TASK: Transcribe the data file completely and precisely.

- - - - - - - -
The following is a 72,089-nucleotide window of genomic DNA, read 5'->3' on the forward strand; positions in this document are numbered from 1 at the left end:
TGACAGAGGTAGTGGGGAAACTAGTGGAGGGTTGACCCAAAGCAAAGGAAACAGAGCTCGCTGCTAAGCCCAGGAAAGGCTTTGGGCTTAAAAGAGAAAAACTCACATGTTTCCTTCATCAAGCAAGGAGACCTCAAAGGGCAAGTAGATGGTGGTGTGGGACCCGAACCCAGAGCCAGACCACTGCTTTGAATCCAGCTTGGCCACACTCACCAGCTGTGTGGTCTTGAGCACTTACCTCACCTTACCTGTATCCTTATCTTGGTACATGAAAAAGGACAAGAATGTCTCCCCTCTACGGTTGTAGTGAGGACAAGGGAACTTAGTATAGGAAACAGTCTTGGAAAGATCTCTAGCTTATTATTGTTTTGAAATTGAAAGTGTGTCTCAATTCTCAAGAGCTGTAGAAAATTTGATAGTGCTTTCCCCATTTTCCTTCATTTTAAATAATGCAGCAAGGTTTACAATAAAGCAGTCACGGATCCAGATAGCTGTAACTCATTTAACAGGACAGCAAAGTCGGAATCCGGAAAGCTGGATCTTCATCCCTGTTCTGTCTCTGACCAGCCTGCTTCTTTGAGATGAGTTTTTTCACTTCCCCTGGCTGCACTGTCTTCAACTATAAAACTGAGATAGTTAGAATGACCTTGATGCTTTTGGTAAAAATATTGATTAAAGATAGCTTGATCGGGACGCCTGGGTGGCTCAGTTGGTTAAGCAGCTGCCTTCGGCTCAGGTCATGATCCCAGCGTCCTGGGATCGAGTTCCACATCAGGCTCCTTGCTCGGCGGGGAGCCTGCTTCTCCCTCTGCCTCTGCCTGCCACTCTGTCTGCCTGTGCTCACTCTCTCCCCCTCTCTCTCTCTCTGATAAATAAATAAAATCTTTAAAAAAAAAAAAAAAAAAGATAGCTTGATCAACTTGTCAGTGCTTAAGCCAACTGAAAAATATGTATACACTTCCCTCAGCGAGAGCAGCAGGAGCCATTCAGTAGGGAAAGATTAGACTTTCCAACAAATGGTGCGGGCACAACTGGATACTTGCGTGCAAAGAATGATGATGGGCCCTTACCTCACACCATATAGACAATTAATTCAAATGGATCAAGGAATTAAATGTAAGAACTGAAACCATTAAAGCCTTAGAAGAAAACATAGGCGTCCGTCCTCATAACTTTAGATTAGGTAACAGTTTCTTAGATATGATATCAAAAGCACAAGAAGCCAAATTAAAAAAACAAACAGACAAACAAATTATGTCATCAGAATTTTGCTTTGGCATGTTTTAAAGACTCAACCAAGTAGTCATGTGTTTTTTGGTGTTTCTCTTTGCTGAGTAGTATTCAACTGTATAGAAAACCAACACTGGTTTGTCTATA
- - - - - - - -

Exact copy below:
The following is a 72,089-nucleotide window of genomic DNA, read 5'->3' on the forward strand; positions in this document are numbered from 1 at the left end:
TGACAGAGGTAGTGGGGAAACTAGTGGAGGGTTGACCCAAAGCAAAGGAAACAGAGCTCGCTGCTAAGCCCAGGAAAGGCTTTGGGCTTAAAAGAGAAAAACTCACATGTTTCCTTCATCAAGCAAGGAGACCTCAAAGGGCAAGTAGATGGTGGTGTGGGACCCGAACCCAGAGCCAGACCACTGCTTTGAATCCAGCTTGGCCACACTCACCAGCTGTGTGGTCTTGAGCACTTACCTCACCTTACCTGTATCCTTATCTTGGTACATGAAAAAGGACAAGAATGTCTCCCCTCTACGGTTGTAGTGAGGACAAGGGAACTTAGTATAGGAAACAGTCTTGGAAAGATCTCTAGCTTATTATTGTTTTGAAATTGAAAGTGTGTCTCAATTCTCAAGAGCTGTAGAAAATTTGATAGTGCTTTCCCCATTTTCCTTCATTTTAAATAATGCAGCAAGGTTTACAATAAAGCAGTCACGGATCCAGATAGCTGTAACTCATTTAACAGGACAGCAAAGTCGGAATCCGGAAAGCTGGATCTTCATCCCTGTTCTGTCTCTGACCAGCCTGCTTCTTTGAGATGAGTTTTTTCACTTCCCCTGGCTGCACTGTCTTCAACTATAAAACTGAGATAGTTAGAATGACCTTGATGCTTTTGGTAAAAATATTGATTAAAGATAGCTTGATCGGGACGCCTGGGTGGCTCAGTTGGTTAAGCAGCTGCCTTCGGCTCAGGTCATGATCCCAGCGTCCTGGGATCGAGTTCCACATCAGGCTCCTTGCTCGGCGGGGAGCCTGCTTCTCCCTCTGCCTCTGCCTGCCACTCTGTCTGCCTGTGCTCACTCTCTCCCCCTCTCTCTCTCTCTGATAAATAAATAAAATCTTTAAAAAAAAAAAAAAAAAAGATAGCTTGATCAACTTGTCAGTGCTTAAGCCAACTGAAAAATATGTATACACTTCCCTCAGCGAGAGCAGCAGGAGCCATTCAGTAGGGAAAGATTAGACTTTCCAACAAATGGTGCGGGCACAACTGGATACTTGCGTGCAAAGAATGATGATGGGCCCTTACCTCACACCATATAGACAATTAATTCAAATGGATCAAGGAATTAAATGTAAGAACTGAAACCATTAAAGCCTTAGAAGAAAACATAGGCGTCCGTCCTCATAACTTTAGATTAGGTAACAGTTTCTTAGATATGATATCAAAAGCACAAGAAGCCAAATTAAAAAAACAAACAGACAAACAAATTATGTCATCAGAATTTTGCTTTGGCATGTTTTAAAGACTCAACCAAGTAGTCATGTGTTTTTTGGTGTTTCTCTTTGCTGAGTAGTATTCAACTGTATAGAAAACCAACACTGGTTTGTCTATA